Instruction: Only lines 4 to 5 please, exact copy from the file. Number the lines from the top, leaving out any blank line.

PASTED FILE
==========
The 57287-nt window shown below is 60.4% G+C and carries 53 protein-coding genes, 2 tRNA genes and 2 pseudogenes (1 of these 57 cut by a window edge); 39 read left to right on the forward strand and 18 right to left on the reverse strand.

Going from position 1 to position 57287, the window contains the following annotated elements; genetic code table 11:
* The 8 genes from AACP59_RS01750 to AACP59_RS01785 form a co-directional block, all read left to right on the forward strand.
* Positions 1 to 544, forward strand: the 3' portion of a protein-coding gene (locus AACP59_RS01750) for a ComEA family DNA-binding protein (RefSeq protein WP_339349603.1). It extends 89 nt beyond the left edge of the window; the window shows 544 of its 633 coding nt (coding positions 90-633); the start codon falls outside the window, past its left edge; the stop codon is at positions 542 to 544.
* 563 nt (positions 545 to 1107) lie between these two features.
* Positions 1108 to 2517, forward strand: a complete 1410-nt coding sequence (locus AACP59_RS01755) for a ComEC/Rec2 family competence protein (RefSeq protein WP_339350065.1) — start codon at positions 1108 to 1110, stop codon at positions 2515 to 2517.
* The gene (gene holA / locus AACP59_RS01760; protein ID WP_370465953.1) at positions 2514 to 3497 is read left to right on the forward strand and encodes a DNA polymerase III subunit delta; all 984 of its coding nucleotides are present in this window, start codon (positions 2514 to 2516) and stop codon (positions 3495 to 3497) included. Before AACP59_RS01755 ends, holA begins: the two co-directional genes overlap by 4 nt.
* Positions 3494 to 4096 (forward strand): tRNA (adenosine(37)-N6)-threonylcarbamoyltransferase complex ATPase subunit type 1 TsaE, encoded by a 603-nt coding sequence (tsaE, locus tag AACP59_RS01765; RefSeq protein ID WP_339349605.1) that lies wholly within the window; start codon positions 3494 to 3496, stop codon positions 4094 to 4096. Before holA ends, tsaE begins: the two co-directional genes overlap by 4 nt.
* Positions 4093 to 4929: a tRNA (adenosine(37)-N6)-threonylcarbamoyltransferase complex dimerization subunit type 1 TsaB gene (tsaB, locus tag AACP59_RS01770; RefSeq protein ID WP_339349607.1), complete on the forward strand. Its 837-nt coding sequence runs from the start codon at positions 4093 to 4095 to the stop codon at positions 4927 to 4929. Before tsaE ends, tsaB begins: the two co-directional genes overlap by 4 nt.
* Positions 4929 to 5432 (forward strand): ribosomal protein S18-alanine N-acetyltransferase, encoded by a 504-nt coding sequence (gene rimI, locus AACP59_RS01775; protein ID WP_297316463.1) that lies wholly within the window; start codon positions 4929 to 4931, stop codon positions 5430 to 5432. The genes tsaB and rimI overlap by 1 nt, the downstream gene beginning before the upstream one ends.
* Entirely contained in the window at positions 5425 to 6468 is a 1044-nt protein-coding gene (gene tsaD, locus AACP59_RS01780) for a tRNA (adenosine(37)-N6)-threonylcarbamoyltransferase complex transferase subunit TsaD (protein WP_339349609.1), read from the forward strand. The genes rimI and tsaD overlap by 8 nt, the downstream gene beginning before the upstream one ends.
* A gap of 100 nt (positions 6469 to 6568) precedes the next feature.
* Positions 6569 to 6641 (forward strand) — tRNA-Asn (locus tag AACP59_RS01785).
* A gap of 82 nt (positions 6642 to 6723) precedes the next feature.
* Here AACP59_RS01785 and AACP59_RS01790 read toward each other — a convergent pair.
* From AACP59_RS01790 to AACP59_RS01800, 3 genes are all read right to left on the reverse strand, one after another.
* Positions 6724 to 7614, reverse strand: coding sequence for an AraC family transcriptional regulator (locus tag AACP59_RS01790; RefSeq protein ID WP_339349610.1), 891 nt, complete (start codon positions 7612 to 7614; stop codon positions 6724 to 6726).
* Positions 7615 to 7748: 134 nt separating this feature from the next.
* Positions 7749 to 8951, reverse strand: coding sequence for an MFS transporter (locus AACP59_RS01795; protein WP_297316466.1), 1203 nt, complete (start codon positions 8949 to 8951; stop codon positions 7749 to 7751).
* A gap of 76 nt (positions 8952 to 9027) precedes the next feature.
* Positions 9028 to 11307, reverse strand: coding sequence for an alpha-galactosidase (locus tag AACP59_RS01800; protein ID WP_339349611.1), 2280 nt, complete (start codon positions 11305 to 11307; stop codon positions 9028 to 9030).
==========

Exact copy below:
* Positions 1 to 544, forward strand: the 3' portion of a protein-coding gene (locus AACP59_RS01750) for a ComEA family DNA-binding protein (RefSeq protein WP_339349603.1). It extends 89 nt beyond the left edge of the window; the window shows 544 of its 633 coding nt (coding positions 90-633); the start codon falls outside the window, past its left edge; the stop codon is at positions 542 to 544.
* 563 nt (positions 545 to 1107) lie between these two features.